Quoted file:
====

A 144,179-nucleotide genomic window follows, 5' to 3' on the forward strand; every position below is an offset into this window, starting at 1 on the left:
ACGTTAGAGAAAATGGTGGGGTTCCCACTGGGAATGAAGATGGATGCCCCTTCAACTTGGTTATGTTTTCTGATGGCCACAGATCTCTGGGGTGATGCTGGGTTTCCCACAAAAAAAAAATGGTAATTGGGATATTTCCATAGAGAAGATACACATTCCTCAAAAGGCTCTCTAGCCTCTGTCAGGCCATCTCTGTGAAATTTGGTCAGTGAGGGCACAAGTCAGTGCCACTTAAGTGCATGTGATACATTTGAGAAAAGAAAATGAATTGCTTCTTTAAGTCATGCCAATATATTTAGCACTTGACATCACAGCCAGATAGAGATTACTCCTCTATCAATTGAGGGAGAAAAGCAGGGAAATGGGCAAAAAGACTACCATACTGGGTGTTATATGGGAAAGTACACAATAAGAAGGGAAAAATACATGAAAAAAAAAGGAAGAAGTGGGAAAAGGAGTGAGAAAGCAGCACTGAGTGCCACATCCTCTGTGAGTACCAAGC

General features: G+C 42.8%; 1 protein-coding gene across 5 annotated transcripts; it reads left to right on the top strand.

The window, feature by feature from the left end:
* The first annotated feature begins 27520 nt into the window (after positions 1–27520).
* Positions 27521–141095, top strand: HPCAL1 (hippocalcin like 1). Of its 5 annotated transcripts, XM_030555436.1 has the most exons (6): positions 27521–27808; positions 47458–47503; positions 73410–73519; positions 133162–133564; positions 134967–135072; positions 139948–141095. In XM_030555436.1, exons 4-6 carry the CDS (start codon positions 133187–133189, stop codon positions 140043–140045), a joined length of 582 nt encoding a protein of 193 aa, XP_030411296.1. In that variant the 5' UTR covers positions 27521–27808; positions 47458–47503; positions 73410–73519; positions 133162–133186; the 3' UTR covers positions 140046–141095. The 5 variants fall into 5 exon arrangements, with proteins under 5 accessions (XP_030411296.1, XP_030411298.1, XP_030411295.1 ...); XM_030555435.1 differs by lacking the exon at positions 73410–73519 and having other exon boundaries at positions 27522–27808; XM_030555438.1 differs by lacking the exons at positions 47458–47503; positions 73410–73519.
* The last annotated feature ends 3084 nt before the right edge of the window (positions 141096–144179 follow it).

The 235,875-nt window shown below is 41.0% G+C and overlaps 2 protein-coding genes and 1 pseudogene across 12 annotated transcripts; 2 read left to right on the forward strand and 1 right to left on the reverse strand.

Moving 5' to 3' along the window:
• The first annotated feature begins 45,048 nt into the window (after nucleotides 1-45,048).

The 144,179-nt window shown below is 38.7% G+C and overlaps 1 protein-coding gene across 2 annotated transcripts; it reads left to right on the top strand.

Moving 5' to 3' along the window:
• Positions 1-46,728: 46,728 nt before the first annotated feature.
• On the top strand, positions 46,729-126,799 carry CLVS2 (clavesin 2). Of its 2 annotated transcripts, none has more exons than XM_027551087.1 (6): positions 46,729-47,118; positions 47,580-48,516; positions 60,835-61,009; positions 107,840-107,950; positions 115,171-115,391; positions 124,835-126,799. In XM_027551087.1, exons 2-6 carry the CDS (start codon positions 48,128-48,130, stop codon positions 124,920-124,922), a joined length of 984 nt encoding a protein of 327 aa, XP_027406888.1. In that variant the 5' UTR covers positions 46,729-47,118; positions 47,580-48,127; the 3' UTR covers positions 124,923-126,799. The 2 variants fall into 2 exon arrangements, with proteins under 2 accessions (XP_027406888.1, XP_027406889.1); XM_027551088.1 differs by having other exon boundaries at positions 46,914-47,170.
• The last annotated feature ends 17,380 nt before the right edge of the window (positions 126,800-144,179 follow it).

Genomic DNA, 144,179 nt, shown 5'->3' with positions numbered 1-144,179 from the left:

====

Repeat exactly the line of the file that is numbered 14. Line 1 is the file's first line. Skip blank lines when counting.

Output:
• On the top strand, positions 46,729-126,799 carry CLVS2 (clavesin 2). Of its 2 annotated transcripts, none has more exons than XM_027551087.1 (6): positions 46,729-47,118; positions 47,580-48,516; positions 60,835-61,009; positions 107,840-107,950; positions 115,171-115,391; positions 124,835-126,799. In XM_027551087.1, exons 2-6 carry the CDS (start codon positions 48,128-48,130, stop codon positions 124,920-124,922), a joined length of 984 nt encoding a protein of 327 aa, XP_027406888.1. In that variant the 5' UTR covers positions 46,729-47,118; positions 47,580-48,127; the 3' UTR covers positions 124,923-126,799. The 2 variants fall into 2 exon arrangements, with proteins under 2 accessions (XP_027406888.1, XP_027406889.1); XM_027551088.1 differs by having other exon boundaries at positions 46,914-47,170.